Mayo Clinic Q&A: Research needed into treating anxiety with CBD
Dear Mayo Clinic: Is there any harm in trying CBD for anxiety? It seems to have helped my co-worker, but I am hesitant to try it without knowing more about it.
Answer: Cannabidiol, also known as CBD, has not been approved by the Food and Drug Administration (FDA) to treat anxiety. Although some research appears to indicate that CBD might hold benefit for treating anxiety-related disorders, more study is needed. Cannabidiol may interfere with other prescriptions, and it can have side effects, so talk with your health care provider before you take any form of CBD.
Cannabidiol is a chemical found in marijuana, but it doesn’t contain tetrahydrocannabinol, or THC, the psychoactive ingredient in marijuana that produces a high. The typical formulation of CBD is a liquid that you take orally. But CBD also is sold as an extract, a vaporized liquid and an oil-based capsule. Foods, drinks and beauty products are among the many CBD-infused products available.
Cannabidiol has been studied as a treatment for a wide range of conditions, including Parkinson’s disease, schizophrenia, diabetes, multiple sclerosis and anxiety. But research supporting the drug’s benefits for these disorders is limited.
For example, one recent review of research looked at results from numerous studies that examined the effectiveness and safety of medical cannabis — including both CBD- and THC-based medicines — to treat mental disorders.
The review found that, when given with other medication, as well as psychotherapy, CBD and THC medications were associated with some symptom improvement. But the researchers emphasized the need for more thorough investigation before making a firm recommendation on the use of any form of medical cannabis to treat mental disorders.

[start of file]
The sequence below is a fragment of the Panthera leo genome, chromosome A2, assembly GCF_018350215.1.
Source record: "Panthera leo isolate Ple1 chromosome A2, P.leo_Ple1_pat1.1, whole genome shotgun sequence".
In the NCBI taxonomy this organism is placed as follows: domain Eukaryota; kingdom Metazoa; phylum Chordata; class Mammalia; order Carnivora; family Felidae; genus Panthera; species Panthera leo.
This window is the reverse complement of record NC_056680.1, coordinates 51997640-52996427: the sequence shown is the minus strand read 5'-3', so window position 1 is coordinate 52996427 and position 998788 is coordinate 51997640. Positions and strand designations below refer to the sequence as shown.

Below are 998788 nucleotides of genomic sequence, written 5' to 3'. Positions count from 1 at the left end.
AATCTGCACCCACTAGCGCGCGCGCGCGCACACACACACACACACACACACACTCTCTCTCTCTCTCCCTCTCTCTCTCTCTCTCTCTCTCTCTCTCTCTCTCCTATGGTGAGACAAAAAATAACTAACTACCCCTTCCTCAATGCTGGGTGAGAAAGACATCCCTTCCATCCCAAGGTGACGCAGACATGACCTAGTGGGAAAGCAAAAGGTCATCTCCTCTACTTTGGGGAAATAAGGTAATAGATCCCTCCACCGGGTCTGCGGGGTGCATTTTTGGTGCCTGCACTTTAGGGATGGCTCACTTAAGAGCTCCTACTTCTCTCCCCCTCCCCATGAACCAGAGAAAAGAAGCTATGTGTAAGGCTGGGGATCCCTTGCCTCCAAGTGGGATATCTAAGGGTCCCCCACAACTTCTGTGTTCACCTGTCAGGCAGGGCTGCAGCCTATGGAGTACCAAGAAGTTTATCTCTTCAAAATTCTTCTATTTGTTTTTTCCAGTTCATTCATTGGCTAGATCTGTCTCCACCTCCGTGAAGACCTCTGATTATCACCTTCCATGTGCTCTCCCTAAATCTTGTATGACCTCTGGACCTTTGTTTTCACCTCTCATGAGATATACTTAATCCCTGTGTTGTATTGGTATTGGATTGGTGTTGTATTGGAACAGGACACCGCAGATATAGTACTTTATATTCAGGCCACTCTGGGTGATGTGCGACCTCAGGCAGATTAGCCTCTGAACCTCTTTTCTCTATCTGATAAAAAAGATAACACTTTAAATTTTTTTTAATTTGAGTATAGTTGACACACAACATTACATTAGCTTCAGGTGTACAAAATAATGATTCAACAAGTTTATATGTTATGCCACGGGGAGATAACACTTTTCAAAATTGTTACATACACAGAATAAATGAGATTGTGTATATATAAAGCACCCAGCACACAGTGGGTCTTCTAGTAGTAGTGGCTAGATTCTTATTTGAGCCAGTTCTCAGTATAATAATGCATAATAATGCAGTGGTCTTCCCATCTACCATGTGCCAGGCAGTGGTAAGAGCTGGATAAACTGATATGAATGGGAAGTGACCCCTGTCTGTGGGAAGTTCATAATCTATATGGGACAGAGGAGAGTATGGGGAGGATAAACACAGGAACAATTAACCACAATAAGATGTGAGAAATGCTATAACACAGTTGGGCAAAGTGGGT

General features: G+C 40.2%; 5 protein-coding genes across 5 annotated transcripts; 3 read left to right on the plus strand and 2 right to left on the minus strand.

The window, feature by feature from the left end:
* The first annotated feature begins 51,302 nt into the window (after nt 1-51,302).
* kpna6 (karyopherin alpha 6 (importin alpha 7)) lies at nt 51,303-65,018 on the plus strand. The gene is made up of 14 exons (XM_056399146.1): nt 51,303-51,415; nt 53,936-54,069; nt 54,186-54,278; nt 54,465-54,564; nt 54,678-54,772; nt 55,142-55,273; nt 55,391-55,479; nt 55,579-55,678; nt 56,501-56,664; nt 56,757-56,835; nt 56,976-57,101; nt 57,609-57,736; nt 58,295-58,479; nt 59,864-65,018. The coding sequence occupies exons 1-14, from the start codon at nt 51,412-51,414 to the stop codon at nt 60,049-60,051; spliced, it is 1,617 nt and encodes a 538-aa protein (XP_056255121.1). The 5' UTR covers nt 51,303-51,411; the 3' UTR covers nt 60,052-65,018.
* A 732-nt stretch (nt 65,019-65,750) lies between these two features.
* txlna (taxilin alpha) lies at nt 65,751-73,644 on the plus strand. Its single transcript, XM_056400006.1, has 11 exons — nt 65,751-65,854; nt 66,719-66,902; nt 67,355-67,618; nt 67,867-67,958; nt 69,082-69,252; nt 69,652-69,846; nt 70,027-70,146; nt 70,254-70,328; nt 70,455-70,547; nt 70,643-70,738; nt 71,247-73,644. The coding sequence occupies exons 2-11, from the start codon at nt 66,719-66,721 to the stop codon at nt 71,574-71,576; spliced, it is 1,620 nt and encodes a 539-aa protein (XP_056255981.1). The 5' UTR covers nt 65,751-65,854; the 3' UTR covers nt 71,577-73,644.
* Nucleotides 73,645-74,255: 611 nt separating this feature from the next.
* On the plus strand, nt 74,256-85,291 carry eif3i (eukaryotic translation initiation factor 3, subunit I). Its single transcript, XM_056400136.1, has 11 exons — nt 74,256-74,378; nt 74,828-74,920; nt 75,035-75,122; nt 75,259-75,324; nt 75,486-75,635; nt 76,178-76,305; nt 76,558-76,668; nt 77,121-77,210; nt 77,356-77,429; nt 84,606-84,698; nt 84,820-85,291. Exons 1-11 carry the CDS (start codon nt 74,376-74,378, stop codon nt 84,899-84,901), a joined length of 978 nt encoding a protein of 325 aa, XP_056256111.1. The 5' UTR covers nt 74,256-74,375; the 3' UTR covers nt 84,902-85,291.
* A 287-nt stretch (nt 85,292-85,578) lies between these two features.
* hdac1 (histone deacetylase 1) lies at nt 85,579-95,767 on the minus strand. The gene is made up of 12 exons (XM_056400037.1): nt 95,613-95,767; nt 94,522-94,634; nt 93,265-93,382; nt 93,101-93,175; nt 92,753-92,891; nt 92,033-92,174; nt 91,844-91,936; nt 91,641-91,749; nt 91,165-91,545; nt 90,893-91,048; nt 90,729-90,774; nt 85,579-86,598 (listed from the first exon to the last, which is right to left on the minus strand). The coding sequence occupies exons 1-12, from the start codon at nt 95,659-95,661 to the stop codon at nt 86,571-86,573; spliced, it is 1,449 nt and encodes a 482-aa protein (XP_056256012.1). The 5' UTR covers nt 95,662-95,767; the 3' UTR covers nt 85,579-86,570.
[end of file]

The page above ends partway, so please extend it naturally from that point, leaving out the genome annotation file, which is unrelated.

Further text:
Another study involving 72 participants that was published in January examined whether CBD can help improve anxiety and sleep quality. It found a decrease in anxiety symptoms in 57 of the study participants and concluded that CBD may hold benefit for anxiety-related disorders. But, again, the researchers indicated that larger, controlled clinical studies are needed to confirm this finding.
There are potential risks to be aware of with CBD use, too. In some cases, it can cause side effects, such as dry mouth, diarrhea, reduced appetite, drowsiness and fatigue. Rarely, it may have an effect on liver function.
Before you use a product that contains CBD, talk to your health care provider. And discuss other possible treatment options for anxiety, too. In many cases, a type of psychotherapy known as cognitive behavioral therapy, along with anti-anxiety medication, can reduce anxiety symptoms.